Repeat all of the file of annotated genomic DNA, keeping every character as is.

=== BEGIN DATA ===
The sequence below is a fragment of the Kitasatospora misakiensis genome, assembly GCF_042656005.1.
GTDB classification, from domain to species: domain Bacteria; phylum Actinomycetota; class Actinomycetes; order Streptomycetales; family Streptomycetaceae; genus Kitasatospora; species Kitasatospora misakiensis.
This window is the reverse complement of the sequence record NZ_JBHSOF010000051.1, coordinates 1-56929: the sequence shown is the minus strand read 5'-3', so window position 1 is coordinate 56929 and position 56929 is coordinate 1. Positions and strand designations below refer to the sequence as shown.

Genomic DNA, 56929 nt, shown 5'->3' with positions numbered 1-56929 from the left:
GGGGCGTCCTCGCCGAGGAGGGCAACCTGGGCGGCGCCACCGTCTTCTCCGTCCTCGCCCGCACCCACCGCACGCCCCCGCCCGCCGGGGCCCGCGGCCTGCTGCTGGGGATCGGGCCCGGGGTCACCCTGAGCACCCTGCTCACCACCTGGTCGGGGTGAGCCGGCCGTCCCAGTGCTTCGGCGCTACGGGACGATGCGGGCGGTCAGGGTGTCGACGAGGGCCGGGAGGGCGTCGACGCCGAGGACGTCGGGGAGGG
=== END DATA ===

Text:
The sequence below is a fragment of the Kitasatospora misakiensis genome, assembly GCF_042656005.1.
GTDB classification, from domain to species: domain Bacteria; phylum Actinomycetota; class Actinomycetes; order Streptomycetales; family Streptomycetaceae; genus Kitasatospora; species Kitasatospora misakiensis.
This window is the reverse complement of the sequence record NZ_JBHSOF010000051.1, coordinates 1-56929: the sequence shown is the minus strand read 5'-3', so window position 1 is coordinate 56929 and position 56929 is coordinate 1. Positions and strand designations below refer to the sequence as shown.

Genomic DNA, 56929 nt, shown 5'->3' with positions numbered 1-56929 from the left:
GGGGCGTCCTCGCCGAGGAGGGCAACCTGGGCGGCGCCACCGTCTTCTCCGTCCTCGCCCGCACCCACCGCACGCCCCCGCCCGCCGGGGCCCGCGGCCTGCTGCTGGGGATCGGGCCCGGGGTCACCCTGAGCACCCTGCTCACCACCTGGTCGGGGTGAGCCGGCCGTCCCAGTGCTTCGGCGCTACGGGACGATGCGGGCGGTCAGGGTGTCGACGAGGGCCGGGAGGGCGTCGACGCCGAGGACGTCGGGGAGGG